By Paul Trujillo
Paul Trujillo is a Product Marketing Manager at Informatics specializing in Inventory Warehouse Management and Supply Chain product lines. His nearly 15 years of experience has put him at the forefront of industry technology and developing trends.
Every time we purchase something we interact with a barcode, but rarely do we give them much notice. Yet barcodes play a crucial role in the effective and efficient operation of our economy, from small businesses to large multinational conglomerates.
What is a barcode?
A barcode is “A machine-readable code in the form of numbers and a pattern of parallel lines of varying widths, printed on and identifying a product.” But in truth a barcode is so much more. Barcode systems help businesses and organizations track products, prices, and stock levels for centralized management in a computer software system allowing for incredible increases in productivity and efficiency.
The lines and patterns on a barcode are actually representations of numbers and data and their development allowed basic information about a product to be easily read by an optical scanning device, a barcode scanner, and automatically entered into a computer system. This vastly reduced the time it took to record such information and eliminated the potential for human data entry error.
Barcodes started out with simple 1-dimensional designs, consisting of basic black lines that could only be read by specially designed barcode scanners. However, today barcodes come in many shapes and sizes and a wide range of designs and many can even be read by mobile phones and other devices.
Brief history of the barcode
The barcode has a long and interesting history from its initial development nearly 70 years ago through today. It is an ever changing story, as the technology behind the barcode is constantly evolving, and we discover ways to put more and more information into these “machine-readable” codes. It all started in 1949 on a beach when Joseph Woodland, a mechanical engineer at Drexel University, drew a set of parallel lines in the sand that “represented a kind of ‘long form’ of dots and dashes” or Morse code. Woodland had been thinking about the ways Morse code might be used to solve a problem his colleague Bernard Silver had presented to him. Months earlier, Silver had overheard the president of a grocery chain appeal to the dean of Drexel University to help him devise a system to automate the grocery checkout process.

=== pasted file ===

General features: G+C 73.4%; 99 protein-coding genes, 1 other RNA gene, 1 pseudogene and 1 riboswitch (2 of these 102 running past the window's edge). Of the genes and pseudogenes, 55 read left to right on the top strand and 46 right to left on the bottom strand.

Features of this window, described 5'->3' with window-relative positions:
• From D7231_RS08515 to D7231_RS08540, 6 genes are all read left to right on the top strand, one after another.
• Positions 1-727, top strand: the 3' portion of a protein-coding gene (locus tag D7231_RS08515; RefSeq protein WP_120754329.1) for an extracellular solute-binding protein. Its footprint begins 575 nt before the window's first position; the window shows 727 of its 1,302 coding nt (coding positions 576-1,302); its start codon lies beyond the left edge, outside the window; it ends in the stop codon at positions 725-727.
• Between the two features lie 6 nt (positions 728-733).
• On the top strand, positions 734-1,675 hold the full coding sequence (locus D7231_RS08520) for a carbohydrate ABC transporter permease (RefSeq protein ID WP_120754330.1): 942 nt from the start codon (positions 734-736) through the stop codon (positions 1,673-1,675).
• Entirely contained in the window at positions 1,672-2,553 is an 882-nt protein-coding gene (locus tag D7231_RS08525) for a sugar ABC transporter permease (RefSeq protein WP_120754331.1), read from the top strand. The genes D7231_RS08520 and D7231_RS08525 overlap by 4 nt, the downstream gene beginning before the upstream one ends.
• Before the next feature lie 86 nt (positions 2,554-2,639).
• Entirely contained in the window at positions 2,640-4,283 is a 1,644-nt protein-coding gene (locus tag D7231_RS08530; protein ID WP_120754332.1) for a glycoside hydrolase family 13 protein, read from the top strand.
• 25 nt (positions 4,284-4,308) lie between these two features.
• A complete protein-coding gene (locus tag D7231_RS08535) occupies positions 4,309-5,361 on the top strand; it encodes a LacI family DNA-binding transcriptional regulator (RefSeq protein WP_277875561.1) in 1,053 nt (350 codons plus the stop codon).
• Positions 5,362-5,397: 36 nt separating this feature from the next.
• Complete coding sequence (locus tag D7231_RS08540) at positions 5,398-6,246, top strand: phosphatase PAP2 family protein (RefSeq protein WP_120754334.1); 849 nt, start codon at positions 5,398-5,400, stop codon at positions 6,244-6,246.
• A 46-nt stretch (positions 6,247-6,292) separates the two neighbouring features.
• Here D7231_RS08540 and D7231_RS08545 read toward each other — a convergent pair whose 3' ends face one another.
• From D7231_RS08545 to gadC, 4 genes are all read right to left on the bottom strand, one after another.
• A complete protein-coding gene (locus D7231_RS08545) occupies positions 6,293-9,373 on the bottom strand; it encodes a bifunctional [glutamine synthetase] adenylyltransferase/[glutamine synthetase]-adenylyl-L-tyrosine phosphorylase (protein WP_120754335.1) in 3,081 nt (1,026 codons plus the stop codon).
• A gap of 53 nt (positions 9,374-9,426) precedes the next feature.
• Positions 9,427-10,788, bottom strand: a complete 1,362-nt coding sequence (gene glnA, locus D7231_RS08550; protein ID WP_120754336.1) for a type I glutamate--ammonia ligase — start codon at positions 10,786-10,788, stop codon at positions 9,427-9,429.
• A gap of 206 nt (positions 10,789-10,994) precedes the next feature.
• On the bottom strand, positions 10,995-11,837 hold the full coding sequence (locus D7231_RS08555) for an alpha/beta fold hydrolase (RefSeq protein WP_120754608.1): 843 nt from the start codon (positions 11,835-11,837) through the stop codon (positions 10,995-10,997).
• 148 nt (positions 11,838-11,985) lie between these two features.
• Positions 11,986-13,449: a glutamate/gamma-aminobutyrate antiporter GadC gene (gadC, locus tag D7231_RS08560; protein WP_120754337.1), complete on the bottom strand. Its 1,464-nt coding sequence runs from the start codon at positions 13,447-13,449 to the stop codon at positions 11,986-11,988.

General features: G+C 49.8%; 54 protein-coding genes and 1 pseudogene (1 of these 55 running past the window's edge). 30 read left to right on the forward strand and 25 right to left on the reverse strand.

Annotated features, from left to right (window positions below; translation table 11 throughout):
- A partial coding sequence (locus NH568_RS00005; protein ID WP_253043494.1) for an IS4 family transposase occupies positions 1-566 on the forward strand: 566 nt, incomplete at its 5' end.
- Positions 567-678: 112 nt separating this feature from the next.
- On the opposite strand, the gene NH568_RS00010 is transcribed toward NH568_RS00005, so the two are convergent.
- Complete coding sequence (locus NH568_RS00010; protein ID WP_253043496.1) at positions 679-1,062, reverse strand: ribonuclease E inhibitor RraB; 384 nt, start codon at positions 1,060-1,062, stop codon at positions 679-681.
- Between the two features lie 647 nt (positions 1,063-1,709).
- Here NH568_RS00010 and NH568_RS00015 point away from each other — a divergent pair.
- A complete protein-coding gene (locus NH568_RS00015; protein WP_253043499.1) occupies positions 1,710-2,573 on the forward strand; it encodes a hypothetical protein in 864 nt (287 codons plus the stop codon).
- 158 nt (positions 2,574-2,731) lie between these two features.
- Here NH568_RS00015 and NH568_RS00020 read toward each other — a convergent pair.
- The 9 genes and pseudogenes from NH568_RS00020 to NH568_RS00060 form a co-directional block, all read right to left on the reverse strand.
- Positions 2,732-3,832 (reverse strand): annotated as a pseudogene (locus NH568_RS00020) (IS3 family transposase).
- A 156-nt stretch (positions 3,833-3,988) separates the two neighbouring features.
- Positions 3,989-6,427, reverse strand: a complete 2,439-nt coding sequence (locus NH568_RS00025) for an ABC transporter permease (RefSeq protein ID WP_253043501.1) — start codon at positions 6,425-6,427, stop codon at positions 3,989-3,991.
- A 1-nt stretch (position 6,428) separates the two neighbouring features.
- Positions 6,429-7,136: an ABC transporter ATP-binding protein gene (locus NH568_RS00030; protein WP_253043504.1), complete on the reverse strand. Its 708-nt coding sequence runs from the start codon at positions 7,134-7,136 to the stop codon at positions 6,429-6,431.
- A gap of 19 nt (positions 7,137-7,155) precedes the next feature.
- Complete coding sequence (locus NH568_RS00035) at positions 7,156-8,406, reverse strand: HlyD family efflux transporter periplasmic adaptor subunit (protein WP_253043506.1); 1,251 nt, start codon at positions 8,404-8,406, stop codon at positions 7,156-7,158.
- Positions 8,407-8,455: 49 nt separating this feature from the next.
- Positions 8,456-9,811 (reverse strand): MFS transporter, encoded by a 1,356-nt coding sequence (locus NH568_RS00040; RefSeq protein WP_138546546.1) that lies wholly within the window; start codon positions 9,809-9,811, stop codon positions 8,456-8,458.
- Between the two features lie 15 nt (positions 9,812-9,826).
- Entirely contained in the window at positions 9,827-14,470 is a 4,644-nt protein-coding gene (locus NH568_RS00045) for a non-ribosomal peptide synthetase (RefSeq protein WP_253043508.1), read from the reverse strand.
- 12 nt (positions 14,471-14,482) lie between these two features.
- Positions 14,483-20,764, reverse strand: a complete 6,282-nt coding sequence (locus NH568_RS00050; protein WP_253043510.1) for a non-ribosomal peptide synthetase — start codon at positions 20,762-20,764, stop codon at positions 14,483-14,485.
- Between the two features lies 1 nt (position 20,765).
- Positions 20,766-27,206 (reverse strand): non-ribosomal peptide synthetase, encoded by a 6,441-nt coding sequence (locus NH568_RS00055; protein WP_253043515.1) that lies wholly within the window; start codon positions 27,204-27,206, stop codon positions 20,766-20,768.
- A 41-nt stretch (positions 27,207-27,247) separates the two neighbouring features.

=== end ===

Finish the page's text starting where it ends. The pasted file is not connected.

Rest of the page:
On October 20, 1949, Woodland and Silver filed a patent application for a “Classifying Apparatus and Method” — the first barcode concept. They finally received their patent in October 1952, and while the idea was intriguing to a number of companies and industries, the scanning technology, which would eventually allow the barcode to become one of the most ubiquitous symbols in the world did not yet exist.
In the 1950s and 1960s various companies and industries tried to develop the barcode technology. The first implementation was the KarTrak system developed by David Collins for the Boston and Maine Railroad company. It was subsequently selected as the standard by the Association of American Railroads (AAR) and by 1974, 95% of the AAR fleet was labeled with the KarTrak system. However, the system was never fully functional and its use was discontinued by the late 1970s.
The breakthrough that would lead to the global spread of barcodes was the development of the Universal Product Code (UPC). In 1966 the National Association of Food Chains (NAFC) began to discuss the idea of automated checkout systems. At the time, RCA owned the rights to Woodland and Silver’s original patent and began an internal project to develop an effective system.
Then, in the mid-1970s, the NAFC established the U.S. Supermarket Ad Hoc Committee on a Uniform Grocery Product Code, to create basic guidelines for barcode development and an effective coding system. This led to the creation of a standardized 11-digit code to identify any product.
At the time, IBM employed George Lauer and had him begin work on what would become the standard UPC linear 1D barcode. The critical moment came in 1974 on June 26th when the first barcode was scanned in a supermarket in Troy, Ohio. It was a 10-pack of Wrigley’s Juicy Fruit gum.